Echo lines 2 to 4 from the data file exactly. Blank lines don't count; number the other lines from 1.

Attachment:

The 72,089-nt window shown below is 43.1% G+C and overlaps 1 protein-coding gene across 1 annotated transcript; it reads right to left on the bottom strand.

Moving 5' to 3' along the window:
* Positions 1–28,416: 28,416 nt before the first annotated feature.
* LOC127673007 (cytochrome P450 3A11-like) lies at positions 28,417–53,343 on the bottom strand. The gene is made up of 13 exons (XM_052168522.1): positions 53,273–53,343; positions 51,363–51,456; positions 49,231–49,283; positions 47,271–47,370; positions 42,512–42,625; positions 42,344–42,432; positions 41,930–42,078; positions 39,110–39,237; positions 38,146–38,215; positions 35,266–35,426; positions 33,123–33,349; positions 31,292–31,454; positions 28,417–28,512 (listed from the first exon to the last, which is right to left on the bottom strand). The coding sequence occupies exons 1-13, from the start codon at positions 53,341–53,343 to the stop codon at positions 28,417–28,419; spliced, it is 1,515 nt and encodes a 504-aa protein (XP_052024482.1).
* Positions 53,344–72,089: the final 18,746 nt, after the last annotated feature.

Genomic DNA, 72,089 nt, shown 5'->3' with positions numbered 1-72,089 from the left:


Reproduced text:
Moving 5' to 3' along the window:
* Positions 1–28,416: 28,416 nt before the first annotated feature.
* LOC127673007 (cytochrome P450 3A11-like) lies at positions 28,417–53,343 on the bottom strand. The gene is made up of 13 exons (XM_052168522.1): positions 53,273–53,343; positions 51,363–51,456; positions 49,231–49,283; positions 47,271–47,370; positions 42,512–42,625; positions 42,344–42,432; positions 41,930–42,078; positions 39,110–39,237; positions 38,146–38,215; positions 35,266–35,426; positions 33,123–33,349; positions 31,292–31,454; positions 28,417–28,512 (listed from the first exon to the last, which is right to left on the bottom strand). The coding sequence occupies exons 1-13, from the start codon at positions 53,341–53,343 to the stop codon at positions 28,417–28,419; spliced, it is 1,515 nt and encodes a 504-aa protein (XP_052024482.1).